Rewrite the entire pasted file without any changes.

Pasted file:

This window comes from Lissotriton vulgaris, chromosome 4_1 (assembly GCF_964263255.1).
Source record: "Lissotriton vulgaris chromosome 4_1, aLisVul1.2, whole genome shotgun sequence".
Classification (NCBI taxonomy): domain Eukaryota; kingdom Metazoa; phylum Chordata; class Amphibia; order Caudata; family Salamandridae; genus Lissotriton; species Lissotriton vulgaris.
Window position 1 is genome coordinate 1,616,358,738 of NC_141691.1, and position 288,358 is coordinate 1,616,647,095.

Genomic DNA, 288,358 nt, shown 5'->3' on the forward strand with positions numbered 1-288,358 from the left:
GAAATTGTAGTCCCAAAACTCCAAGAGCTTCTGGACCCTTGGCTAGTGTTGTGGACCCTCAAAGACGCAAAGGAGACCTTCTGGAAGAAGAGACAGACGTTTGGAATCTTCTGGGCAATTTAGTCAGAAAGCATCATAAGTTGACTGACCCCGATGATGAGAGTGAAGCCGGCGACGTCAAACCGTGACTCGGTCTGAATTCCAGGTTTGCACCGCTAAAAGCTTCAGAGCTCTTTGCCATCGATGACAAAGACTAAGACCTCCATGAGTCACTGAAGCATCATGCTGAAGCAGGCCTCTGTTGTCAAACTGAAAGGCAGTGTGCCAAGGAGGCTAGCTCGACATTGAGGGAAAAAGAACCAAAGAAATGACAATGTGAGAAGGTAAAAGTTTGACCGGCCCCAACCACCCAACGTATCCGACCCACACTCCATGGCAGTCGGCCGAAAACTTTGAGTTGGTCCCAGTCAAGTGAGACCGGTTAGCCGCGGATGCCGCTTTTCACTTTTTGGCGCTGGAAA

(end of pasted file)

This window comes from Lissotriton vulgaris, chromosome 4_1 (assembly GCF_964263255.1).
Source record: "Lissotriton vulgaris chromosome 4_1, aLisVul1.2, whole genome shotgun sequence".
Classification (NCBI taxonomy): domain Eukaryota; kingdom Metazoa; phylum Chordata; class Amphibia; order Caudata; family Salamandridae; genus Lissotriton; species Lissotriton vulgaris.
Window position 1 is genome coordinate 1,616,358,738 of NC_141691.1, and position 288,358 is coordinate 1,616,647,095.

Genomic DNA, 288,358 nt, shown 5'->3' on the forward strand with positions numbered 1-288,358 from the left:
GAAATTGTAGTCCCAAAACTCCAAGAGCTTCTGGACCCTTGGCTAGTGTTGTGGACCCTCAAAGACGCAAAGGAGACCTTCTGGAAGAAGAGACAGACGTTTGGAATCTTCTGGGCAATTTAGTCAGAAAGCATCATAAGTTGACTGACCCCGATGATGAGAGTGAAGCCGGCGACGTCAAACCGTGACTCGGTCTGAATTCCAGGTTTGCACCGCTAAAAGCTTCAGAGCTCTTTGCCATCGATGACAAAGACTAAGACCTCCATGAGTCACTGAAGCATCATGCTGAAGCAGGCCTCTGTTGTCAAACTGAAAGGCAGTGTGCCAAGGAGGCTAGCTCGACATTGAGGGAAAAAGAACCAAAGAAATGACAATGTGAGAAGGTAAAAGTTTGACCGGCCCCAACCACCCAACGTATCCGACCCACACTCCATGGCAGTCGGCCGAAAACTTTGAGTTGGTCCCAGTCAAGTGAGACCGGTTAGCCGCGGATGCCGCTTTTCACTTTTTGGCGCTGGAAA